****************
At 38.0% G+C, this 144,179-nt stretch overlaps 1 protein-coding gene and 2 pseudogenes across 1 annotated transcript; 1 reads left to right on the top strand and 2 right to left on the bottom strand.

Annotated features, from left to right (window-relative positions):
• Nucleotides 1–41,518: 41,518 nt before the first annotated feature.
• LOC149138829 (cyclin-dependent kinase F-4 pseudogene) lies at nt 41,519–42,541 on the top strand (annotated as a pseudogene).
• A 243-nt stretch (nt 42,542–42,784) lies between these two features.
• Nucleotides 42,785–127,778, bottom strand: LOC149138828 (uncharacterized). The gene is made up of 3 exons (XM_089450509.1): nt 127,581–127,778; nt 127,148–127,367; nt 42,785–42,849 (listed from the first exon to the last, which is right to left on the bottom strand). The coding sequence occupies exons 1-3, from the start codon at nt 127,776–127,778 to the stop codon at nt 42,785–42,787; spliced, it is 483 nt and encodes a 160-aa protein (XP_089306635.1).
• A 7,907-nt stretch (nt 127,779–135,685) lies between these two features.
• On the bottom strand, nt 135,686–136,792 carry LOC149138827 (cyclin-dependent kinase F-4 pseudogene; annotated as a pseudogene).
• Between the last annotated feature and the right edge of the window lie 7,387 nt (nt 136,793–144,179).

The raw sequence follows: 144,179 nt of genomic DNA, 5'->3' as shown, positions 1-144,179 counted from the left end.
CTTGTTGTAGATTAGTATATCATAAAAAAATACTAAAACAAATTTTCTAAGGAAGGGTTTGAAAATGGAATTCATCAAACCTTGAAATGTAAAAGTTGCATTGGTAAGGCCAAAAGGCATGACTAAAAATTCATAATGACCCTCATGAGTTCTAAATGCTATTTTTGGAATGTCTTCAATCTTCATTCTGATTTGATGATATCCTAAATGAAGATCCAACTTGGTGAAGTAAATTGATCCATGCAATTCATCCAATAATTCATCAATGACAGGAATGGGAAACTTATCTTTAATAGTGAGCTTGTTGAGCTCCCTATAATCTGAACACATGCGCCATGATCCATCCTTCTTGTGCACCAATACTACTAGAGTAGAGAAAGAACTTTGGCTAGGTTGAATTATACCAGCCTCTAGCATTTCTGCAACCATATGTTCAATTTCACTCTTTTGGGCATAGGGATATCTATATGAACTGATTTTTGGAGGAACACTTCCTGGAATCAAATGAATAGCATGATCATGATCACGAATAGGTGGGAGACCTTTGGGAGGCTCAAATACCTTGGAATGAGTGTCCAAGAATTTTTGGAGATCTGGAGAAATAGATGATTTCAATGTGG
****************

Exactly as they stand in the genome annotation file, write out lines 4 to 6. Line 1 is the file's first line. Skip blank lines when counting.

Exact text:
• LOC149138829 (cyclin-dependent kinase F-4 pseudogene) lies at nt 41,519–42,541 on the top strand (annotated as a pseudogene).
• A 243-nt stretch (nt 42,542–42,784) lies between these two features.
• Nucleotides 42,785–127,778, bottom strand: LOC149138828 (uncharacterized). The gene is made up of 3 exons (XM_089450509.1): nt 127,581–127,778; nt 127,148–127,367; nt 42,785–42,849 (listed from the first exon to the last, which is right to left on the bottom strand). The coding sequence occupies exons 1-3, from the start codon at nt 127,776–127,778 to the stop codon at nt 42,785–42,787; spliced, it is 483 nt and encodes a 160-aa protein (XP_089306635.1).